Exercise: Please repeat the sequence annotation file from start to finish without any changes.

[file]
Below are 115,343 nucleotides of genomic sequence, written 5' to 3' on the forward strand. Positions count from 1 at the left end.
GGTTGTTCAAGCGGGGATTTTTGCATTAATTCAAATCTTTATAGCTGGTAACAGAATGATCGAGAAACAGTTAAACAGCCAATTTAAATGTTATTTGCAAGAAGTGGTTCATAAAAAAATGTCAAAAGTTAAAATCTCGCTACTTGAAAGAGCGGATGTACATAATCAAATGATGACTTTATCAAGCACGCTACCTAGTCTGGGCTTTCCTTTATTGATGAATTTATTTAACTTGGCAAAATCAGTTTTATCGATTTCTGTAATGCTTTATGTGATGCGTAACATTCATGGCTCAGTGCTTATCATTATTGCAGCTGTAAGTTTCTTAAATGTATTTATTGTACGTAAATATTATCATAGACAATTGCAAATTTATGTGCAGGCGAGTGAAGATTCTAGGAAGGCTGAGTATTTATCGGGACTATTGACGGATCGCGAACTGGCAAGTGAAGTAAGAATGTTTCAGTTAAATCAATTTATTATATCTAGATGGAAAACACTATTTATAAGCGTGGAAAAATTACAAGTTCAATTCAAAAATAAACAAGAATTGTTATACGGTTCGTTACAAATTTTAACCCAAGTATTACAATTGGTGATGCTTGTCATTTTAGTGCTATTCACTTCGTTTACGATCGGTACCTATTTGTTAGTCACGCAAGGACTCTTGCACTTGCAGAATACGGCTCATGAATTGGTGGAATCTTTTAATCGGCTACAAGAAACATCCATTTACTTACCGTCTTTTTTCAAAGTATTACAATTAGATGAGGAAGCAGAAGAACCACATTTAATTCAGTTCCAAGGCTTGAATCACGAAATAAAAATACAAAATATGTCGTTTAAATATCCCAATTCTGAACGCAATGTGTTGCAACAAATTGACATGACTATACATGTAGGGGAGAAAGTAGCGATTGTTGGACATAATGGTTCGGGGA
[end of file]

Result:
Below are 115,343 nucleotides of genomic sequence, written 5' to 3' on the forward strand. Positions count from 1 at the left end.
GGTTGTTCAAGCGGGGATTTTTGCATTAATTCAAATCTTTATAGCTGGTAACAGAATGATCGAGAAACAGTTAAACAGCCAATTTAAATGTTATTTGCAAGAAGTGGTTCATAAAAAAATGTCAAAAGTTAAAATCTCGCTACTTGAAAGAGCGGATGTACATAATCAAATGATGACTTTATCAAGCACGCTACCTAGTCTGGGCTTTCCTTTATTGATGAATTTATTTAACTTGGCAAAATCAGTTTTATCGATTTCTGTAATGCTTTATGTGATGCGTAACATTCATGGCTCAGTGCTTATCATTATTGCAGCTGTAAGTTTCTTAAATGTATTTATTGTACGTAAATATTATCATAGACAATTGCAAATTTATGTGCAGGCGAGTGAAGATTCTAGGAAGGCTGAGTATTTATCGGGACTATTGACGGATCGCGAACTGGCAAGTGAAGTAAGAATGTTTCAGTTAAATCAATTTATTATATCTAGATGGAAAACACTATTTATAAGCGTGGAAAAATTACAAGTTCAATTCAAAAATAAACAAGAATTGTTATACGGTTCGTTACAAATTTTAACCCAAGTATTACAATTGGTGATGCTTGTCATTTTAGTGCTATTCACTTCGTTTACGATCGGTACCTATTTGTTAGTCACGCAAGGACTCTTGCACTTGCAGAATACGGCTCATGAATTGGTGGAATCTTTTAATCGGCTACAAGAAACATCCATTTACTTACCGTCTTTTTTCAAAGTATTACAATTAGATGAGGAAGCAGAAGAACCACATTTAATTCAGTTCCAAGGCTTGAATCACGAAATAAAAATACAAAATATGTCGTTTAAATATCCCAATTCTGAACGCAATGTGTTGCAACAAATTGACATGACTATACATGTAGGGGAGAAAGTAGCGATTGTTGGACATAATGGTTCGGGGA